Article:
Noise, heat, communication, loudspeakers and other

Lenovo uses a dual-tube cooling module with a large fan in this configuration, which is a slightly more advanced solution than what is typically used at this level, and is identical to the cooling module tested in the IdeaPad 5 enclosure.

This design allows the Ryzen 7 5700U APU to run smoothly at 24+W under demanding loads and tests, while still providing decent cooling for everyday use, with the fan remaining silent most of the time while the outside temperature just stays warm.

The APU heats up to 80 and 90 degrees during demanding tasks and games, and much of this heat spreads outside the case as well.

In games, we measured temperatures around WER keys at the top of the AMD processor near the heatsink and 60+ at the bottom near the thermal module. This is despite the fact that the laptop was on a table, the ambient temperature was around 24°C and the fans were running at around 39-40 dB during our tests. At least the hot air is blown behind the screen and not on it.

However, raising the laptop to improve airflow at the bottom has a significant effect on the internal temperature, which can drop by 15-25 degrees on some games, and also saves 2-7 degrees on the external temperature, so it’s something to consider if you’re playing games or performing demanding tasks on this machine.

 

*Daily use – 30 minutes watching Netflix on EDGE, silent mode, fan on 0-35dB
*Games – extreme power mode – 30 minutes playing Far Cry 5, fan on 39-40dB.

The laptop features the latest generation WiFi 6 2×2 with a Realtek module for connectivity. He did great with our setup, signal and power remained high at 30 feet with obstructions in between.

A set of stereo speakers is responsible for the sound coming through the grilles around the keyboard, at least the lower part of the grille, the rest is just decoration. Lenovo installs slightly larger internal speakers on this Flex than on the standard IdeaPad 5. So expect decent volume, in the range of 78-80dB at head height, and no distortion at higher volumes, but still not much in terms of sound quality, with some bass.

Don’t expect much from the HD camera at the top of the screen either. It’s fine for occasional calls, but the quality is fuzzy and bleached out.

Battery life

The IdeaPad Flex 5 has a battery of 52.5 Wh, which is quite normal for a laptop in this price segment, but below the average available for 14-inch devices today. Still, thanks to the efficient implementation of AMD hardware and the display, this laptop lasts long enough without needing to be charged.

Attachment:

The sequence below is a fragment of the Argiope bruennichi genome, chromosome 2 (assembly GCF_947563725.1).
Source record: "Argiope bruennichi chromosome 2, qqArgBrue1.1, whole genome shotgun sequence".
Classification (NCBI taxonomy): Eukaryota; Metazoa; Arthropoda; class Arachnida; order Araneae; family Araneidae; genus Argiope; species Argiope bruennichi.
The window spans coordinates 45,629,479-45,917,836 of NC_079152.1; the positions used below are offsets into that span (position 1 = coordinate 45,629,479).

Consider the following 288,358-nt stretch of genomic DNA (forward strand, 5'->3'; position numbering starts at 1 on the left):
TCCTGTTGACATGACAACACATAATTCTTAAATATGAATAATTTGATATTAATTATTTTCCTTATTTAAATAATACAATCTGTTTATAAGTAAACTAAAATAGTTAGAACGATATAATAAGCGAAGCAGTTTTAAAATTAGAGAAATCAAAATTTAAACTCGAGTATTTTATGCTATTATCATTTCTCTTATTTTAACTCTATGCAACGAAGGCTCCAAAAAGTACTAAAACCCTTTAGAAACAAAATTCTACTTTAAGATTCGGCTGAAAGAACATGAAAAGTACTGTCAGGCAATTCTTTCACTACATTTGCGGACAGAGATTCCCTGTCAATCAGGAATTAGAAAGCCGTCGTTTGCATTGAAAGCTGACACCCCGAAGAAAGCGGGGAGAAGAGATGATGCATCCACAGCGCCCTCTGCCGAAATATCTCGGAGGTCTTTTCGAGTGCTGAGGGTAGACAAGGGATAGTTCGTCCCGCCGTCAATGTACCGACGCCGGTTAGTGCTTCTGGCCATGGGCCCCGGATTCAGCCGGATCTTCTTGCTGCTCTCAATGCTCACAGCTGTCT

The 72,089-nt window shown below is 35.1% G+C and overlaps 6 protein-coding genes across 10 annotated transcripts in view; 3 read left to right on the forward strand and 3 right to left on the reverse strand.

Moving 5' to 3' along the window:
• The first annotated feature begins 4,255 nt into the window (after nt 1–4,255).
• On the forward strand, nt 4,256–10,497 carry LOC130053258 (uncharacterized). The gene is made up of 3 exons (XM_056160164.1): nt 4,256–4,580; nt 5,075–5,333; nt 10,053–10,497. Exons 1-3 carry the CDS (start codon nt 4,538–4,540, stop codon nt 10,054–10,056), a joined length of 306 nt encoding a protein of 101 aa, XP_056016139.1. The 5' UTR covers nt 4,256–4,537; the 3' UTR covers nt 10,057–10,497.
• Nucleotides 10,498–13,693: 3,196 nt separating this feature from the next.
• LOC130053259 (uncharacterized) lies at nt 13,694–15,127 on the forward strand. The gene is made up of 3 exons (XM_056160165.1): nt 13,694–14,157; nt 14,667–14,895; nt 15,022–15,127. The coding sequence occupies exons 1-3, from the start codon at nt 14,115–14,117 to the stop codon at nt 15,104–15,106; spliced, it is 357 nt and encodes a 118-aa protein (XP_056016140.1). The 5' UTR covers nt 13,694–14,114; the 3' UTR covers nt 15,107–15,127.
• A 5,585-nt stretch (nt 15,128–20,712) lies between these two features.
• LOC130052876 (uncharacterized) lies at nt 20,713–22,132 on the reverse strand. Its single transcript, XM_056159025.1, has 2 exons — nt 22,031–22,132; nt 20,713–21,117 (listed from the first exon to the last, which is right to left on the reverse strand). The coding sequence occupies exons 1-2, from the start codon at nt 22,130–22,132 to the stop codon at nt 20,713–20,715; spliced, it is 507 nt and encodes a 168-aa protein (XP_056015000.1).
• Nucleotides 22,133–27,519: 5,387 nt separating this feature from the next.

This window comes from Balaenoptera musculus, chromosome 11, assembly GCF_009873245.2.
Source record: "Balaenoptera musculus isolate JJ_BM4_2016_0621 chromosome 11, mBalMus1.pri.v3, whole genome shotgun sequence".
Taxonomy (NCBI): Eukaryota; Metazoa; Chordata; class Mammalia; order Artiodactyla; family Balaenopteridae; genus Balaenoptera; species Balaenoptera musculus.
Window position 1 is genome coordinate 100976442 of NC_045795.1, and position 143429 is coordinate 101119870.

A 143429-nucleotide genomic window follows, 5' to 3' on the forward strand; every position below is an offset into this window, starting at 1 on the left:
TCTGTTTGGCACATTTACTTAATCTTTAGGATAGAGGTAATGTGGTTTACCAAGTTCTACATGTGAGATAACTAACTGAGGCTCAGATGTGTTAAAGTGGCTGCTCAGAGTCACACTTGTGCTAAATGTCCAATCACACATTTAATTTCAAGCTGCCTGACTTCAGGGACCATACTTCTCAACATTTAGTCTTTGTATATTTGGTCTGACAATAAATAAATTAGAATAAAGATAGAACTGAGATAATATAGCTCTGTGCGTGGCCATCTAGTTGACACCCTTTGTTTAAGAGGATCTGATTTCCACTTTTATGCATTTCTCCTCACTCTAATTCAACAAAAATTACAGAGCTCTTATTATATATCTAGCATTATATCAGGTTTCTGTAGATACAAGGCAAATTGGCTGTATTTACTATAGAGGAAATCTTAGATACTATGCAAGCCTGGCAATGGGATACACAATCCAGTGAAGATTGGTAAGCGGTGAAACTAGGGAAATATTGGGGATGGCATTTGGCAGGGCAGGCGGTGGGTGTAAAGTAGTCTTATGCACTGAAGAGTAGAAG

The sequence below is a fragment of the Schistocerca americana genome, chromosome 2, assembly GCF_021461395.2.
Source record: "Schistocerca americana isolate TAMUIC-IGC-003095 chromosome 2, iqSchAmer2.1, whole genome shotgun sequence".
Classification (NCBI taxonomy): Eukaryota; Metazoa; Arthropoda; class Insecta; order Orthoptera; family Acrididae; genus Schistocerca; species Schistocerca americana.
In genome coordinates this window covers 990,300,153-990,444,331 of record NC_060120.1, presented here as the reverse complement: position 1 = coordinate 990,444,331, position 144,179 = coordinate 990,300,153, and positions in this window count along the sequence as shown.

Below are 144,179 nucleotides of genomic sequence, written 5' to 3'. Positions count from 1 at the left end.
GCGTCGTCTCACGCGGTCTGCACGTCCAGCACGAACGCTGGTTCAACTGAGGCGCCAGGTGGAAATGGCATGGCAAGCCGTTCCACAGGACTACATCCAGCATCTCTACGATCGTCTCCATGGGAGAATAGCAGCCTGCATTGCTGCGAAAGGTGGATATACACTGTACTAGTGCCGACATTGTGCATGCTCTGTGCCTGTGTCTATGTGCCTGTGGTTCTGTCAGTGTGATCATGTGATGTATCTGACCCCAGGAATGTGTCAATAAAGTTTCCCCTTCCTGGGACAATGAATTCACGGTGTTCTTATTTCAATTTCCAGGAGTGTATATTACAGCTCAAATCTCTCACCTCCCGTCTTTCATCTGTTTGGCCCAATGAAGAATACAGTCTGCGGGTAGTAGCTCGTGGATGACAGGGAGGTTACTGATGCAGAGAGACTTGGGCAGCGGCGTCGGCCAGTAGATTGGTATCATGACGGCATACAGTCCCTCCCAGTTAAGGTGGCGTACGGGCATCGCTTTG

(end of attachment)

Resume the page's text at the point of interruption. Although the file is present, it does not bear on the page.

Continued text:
This is what it looked like on our test device when the screen brightness was set to around 120 nits (~80 brightness).

  • 7.5W (~7-8 hours of use)– Text editing on Google Drive, sleep mode, 60% screen, Wi-Fi on ;
  • 5.5W (~8-9 hours of use)– Full screen 1080p video on Youtube in Edge, silent mode, 60% screen, Wi-Fi enabled ;
  • 4.8W (~10-11 hours of use)– Netflix full screen in Edge, sleep mode, 60% screen, Wi-Fi enabled;
  • 8.5W (~5-6 hours of operation)– Edge mode display, smart cooling mode, 60% screen, Wi-Fi enabled.

Our model comes with a compact 65W charger that connects via USB-C. It consists of two parts – a compact brick and a long cable, and a full charge takes about 2 hours.

As already mentioned, the laptop also offers a conventional DC connection. In some regions, Lenovo will offer a barrel charger instead. I would choose this option if you plan to connect peripherals via USB-C to this laptop, because in that case you will have the only available USB-C port on the laptop and it will not be blocked for charging.

Price and availability

Lenovo IdeaPad Flex 5 14ALC05, is available in different variants at selected stores worldwide.

Here the tested configuration with the Ryzen 7-5700U processor, 16 GB RAM and 512 GB SSD costs about 800 euros, discounts not included. The same one, but with Ryzen 5 5500, costs around 700 euros, and I believe the Ryzen 3 5300U models will follow soon.

This updated version of the IdeaPad Flex 5 is not currently available on Lenovo’s US site, but you can find the 2020 model with the Ryzen 7 4700U processor for just over $600, which is a competitive price. The 4700U is still a competitive 8C processor, but without HyperThreading and the updated graphics available in the Ryzen 5/7 5000 hardware.

Plus, you can find them at a discount here and there, which is how I found my unit. Reminder: I paid €620 for the refurbished Ryzen 7 5700U/16GB RAM/512GB SSD variant tested here, which is less than the MSRP of €800.

Follow this link for current prices and configurations in your area.

Final thoughts

I doubt I could find a comparable 14-inch laptop with such performance, design and battery life for the £620 I paid for the IdeaPad Flex 5. But it comes back because of the screen. It’s just too dim and bleached out for me to use in my everyday laptop, and for my use, a half decent screen with 300+ brightness and 100% sRGB is the minimum I can live with.